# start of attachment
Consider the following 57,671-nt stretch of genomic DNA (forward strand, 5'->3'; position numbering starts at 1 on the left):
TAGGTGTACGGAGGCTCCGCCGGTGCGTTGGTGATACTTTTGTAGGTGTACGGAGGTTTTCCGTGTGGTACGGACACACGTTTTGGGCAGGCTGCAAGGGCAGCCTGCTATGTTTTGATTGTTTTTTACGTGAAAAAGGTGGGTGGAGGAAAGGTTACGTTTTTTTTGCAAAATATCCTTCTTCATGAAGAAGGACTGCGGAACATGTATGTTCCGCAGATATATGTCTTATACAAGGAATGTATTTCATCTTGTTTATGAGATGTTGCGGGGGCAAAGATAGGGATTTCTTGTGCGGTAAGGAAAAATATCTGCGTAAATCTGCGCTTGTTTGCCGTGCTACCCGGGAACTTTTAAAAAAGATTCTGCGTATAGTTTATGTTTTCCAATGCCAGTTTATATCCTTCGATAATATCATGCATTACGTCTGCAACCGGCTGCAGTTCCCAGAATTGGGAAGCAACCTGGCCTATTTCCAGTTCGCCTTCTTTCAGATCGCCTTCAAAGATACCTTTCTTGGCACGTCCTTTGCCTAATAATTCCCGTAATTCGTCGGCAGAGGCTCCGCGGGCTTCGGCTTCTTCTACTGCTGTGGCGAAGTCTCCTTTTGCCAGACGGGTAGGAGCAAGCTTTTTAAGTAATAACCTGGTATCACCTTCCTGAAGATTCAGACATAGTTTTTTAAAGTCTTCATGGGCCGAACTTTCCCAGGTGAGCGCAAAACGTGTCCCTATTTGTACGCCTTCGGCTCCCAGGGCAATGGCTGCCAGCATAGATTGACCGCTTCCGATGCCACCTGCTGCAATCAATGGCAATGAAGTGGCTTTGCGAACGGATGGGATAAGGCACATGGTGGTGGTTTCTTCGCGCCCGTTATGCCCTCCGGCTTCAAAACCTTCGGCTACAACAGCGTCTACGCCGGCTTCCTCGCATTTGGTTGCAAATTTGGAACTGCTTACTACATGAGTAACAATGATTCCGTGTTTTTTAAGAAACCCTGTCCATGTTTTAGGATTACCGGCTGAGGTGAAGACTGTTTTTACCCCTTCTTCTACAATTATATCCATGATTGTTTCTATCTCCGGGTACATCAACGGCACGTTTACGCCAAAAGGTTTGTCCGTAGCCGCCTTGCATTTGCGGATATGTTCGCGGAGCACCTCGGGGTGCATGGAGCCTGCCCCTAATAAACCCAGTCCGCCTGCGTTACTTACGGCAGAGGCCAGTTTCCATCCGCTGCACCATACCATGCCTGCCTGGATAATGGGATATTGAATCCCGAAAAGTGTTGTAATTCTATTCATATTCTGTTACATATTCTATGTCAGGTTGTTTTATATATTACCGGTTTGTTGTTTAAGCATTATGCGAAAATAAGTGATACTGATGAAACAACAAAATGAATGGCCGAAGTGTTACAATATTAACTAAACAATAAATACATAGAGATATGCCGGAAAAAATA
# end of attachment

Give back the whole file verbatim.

Consider the following 57,671-nt stretch of genomic DNA (forward strand, 5'->3'; position numbering starts at 1 on the left):
TAGGTGTACGGAGGCTCCGCCGGTGCGTTGGTGATACTTTTGTAGGTGTACGGAGGTTTTCCGTGTGGTACGGACACACGTTTTGGGCAGGCTGCAAGGGCAGCCTGCTATGTTTTGATTGTTTTTTACGTGAAAAAGGTGGGTGGAGGAAAGGTTACGTTTTTTTTGCAAAATATCCTTCTTCATGAAGAAGGACTGCGGAACATGTATGTTCCGCAGATATATGTCTTATACAAGGAATGTATTTCATCTTGTTTATGAGATGTTGCGGGGGCAAAGATAGGGATTTCTTGTGCGGTAAGGAAAAATATCTGCGTAAATCTGCGCTTGTTTGCCGTGCTACCCGGGAACTTTTAAAAAAGATTCTGCGTATAGTTTATGTTTTCCAATGCCAGTTTATATCCTTCGATAATATCATGCATTACGTCTGCAACCGGCTGCAGTTCCCAGAATTGGGAAGCAACCTGGCCTATTTCCAGTTCGCCTTCTTTCAGATCGCCTTCAAAGATACCTTTCTTGGCACGTCCTTTGCCTAATAATTCCCGTAATTCGTCGGCAGAGGCTCCGCGGGCTTCGGCTTCTTCTACTGCTGTGGCGAAGTCTCCTTTTGCCAGACGGGTAGGAGCAAGCTTTTTAAGTAATAACCTGGTATCACCTTCCTGAAGATTCAGACATAGTTTTTTAAAGTCTTCATGGGCCGAACTTTCCCAGGTGAGCGCAAAACGTGTCCCTATTTGTACGCCTTCGGCTCCCAGGGCAATGGCTGCCAGCATAGATTGACCGCTTCCGATGCCACCTGCTGCAATCAATGGCAATGAAGTGGCTTTGCGAACGGATGGGATAAGGCACATGGTGGTGGTTTCTTCGCGCCCGTTATGCCCTCCGGCTTCAAAACCTTCGGCTACAACAGCGTCTACGCCGGCTTCCTCGCATTTGGTTGCAAATTTGGAACTGCTTACTACATGAGTAACAATGATTCCGTGTTTTTTAAGAAACCCTGTCCATGTTTTAGGATTACCGGCTGAGGTGAAGACTGTTTTTACCCCTTCTTCTACAATTATATCCATGATTGTTTCTATCTCCGGGTACATCAACGGCACGTTTACGCCAAAAGGTTTGTCCGTAGCCGCCTTGCATTTGCGGATATGTTCGCGGAGCACCTCGGGGTGCATGGAGCCTGCCCCTAATAAACCCAGTCCGCCTGCGTTACTTACGGCAGAGGCCAGTTTCCATCCGCTGCACCATACCATGCCTGCCTGGATAATGGGATATTGAATCCCGAAAAGTGTTGTAATTCTATTCATATTCTGTTACATATTCTATGTCAGGTTGTTTTATATATTACCGGTTTGTTGTTTAAGCATTATGCGAAAATAAGTGATACTGATGAAACAACAAAATGAATGGCCGAAGTGTTACAATATTAACTAAACAATAAATACATAGAGATATGCCGGAAAAAATA